In previous posts we’ve talked about two major camps of leadership theorists: those who believe leadership is all about a handful of universal traits, and those who believe it’s all about a handful of different leadership styles.
Both of these approaches clearly have merit. After all, there are certain traits that effective leaders seem to share, and yet, experience shows us that leadership is not a “one size fits all” proposition.
There’s a key element in leadership, however, which neither of these theories really address: what role does the situation or context play in leadership?
Put another way: in what ways is leadership dependent upon context?
Situational theories attempt to avoid the pitfalls of both trait and style theories by taking an environmentally-based rather than an individually-based approach to leadership.
According to John Hemphill’s book Situational Factors in Leadership, “what an individual actually does when acting as a leader is in large part dependent upon characteristics of the situation in which he functions." This approach makes the assumption that leadership will look different depending on what the situation requires, and that no one approach will work effectively in all environments. Situational theories likewise hold that there is no one optimal profile of a leader.
Intuitively, this makes sense. After all, the kind of leadership it takes to organize a fund-drive for a seriously ill coworker isn’t the same type of leadership called for when a house is burning and people are trapped inside. In each situation, the situational theory holds, the type of leadership we get is less dependent on the quirks of the individual than on the type of leadership that’s required.
Situational theory does have its limits, though. In a strict sense, the type of leader that emerges in specific situations can be analyzed and perhaps even classified, but as far as actually getting a handle on how people become leaders – and why some people become leaders in certain situations and others don’t – the theory doesn’t have much to offer.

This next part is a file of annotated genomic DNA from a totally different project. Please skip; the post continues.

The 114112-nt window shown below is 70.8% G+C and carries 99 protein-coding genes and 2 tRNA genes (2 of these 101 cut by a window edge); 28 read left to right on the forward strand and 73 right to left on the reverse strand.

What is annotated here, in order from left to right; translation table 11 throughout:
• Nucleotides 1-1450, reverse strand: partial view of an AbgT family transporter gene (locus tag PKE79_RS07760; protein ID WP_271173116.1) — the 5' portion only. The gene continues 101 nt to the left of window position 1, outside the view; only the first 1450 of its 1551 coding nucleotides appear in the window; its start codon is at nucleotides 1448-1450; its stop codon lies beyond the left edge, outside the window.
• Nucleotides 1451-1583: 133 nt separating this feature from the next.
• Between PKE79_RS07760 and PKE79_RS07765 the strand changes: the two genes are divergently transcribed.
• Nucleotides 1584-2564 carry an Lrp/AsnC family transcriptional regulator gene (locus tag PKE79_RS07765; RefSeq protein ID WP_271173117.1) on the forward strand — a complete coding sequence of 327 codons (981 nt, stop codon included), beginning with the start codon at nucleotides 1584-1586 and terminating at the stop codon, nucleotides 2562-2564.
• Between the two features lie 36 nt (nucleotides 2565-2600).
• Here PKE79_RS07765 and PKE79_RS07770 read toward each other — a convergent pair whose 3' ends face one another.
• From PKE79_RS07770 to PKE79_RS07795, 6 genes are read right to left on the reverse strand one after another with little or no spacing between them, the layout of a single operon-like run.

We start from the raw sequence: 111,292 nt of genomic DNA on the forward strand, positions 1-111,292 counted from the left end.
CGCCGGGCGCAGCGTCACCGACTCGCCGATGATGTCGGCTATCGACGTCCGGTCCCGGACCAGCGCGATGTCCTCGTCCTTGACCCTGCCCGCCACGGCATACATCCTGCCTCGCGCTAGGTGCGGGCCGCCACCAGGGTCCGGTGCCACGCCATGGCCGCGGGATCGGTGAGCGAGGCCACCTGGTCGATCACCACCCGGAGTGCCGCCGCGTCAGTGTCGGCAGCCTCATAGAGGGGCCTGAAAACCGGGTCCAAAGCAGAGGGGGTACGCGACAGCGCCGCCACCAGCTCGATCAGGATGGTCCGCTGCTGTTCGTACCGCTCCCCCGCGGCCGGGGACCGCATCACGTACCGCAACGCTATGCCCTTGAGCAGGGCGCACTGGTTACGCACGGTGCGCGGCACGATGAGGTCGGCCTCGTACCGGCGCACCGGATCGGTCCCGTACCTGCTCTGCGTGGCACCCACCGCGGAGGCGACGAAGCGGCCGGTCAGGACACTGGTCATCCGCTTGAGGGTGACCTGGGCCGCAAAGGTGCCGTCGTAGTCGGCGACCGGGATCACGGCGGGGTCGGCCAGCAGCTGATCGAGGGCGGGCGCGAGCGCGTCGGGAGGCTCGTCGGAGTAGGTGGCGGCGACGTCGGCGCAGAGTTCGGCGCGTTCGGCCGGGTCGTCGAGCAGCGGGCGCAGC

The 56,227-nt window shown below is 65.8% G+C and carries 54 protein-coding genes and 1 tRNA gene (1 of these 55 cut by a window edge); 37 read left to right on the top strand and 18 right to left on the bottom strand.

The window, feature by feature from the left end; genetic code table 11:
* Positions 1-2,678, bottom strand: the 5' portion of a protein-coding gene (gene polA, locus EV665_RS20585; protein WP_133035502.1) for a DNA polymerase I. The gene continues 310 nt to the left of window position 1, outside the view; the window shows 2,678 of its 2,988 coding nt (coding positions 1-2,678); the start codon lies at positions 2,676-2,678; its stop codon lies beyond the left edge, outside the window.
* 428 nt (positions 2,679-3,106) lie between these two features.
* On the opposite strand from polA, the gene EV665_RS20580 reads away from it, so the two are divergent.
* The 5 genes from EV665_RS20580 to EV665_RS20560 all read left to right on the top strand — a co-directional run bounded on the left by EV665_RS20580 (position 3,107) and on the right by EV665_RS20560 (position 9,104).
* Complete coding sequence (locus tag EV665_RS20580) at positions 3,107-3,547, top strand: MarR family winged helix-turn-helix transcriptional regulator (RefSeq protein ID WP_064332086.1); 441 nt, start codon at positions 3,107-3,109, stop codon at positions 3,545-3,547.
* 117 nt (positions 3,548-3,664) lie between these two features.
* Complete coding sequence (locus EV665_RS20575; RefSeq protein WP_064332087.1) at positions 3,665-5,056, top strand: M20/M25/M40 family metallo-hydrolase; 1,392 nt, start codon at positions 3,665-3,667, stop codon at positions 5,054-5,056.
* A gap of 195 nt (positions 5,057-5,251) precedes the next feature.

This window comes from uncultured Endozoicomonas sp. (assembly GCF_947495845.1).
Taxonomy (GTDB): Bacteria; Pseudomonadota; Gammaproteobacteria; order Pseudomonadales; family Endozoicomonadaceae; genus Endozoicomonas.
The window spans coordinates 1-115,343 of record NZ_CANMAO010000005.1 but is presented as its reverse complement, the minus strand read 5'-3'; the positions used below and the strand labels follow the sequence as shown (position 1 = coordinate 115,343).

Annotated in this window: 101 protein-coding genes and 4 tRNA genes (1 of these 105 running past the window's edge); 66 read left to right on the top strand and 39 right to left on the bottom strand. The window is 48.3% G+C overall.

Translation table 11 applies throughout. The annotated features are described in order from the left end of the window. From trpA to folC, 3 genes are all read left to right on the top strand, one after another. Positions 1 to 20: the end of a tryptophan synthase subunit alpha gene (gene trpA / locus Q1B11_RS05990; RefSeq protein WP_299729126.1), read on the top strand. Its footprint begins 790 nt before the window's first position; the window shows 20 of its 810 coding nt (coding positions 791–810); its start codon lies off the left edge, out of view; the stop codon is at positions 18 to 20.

The situational theory of leadership is probably most useful as a means of looking back at history and gaining insight on the rise of certain leaders – e.g., why Winston Churchill emerged so effectively as a leader forGreat Britainduring the crisis of World War II. (Hint: a whole lot of experience and charisma didn’t hurt.) But what if the right leader hadn’t emerged?
However, because the type of leadership called for in each specific situation can’t really be anticipated ahead of time, the same kind of situational theory couldn’t have predicted the need for a Churchill’s type of leadership in Great Britain before he came to power. This presents serious practical shortcomings (except for historians, of course!).
Still, the situational theory of leadership raises some important questions worth thinking about.
To what degree is your ability to lead based on the context you’re operating in? For instance – are you more effective as a leader when you’re working with people in the midst of a crisis, or more so when things are fairly steady from day to day?
Do you work better in situations where the methods are clearly defined, or ones where you’re free to improvise? Can you think of others who work better in the opposite context?
Situational theory isn’t the final answer (in later posts I’ll share what is!), but it does serve to help us appreciate the complexity of leadership.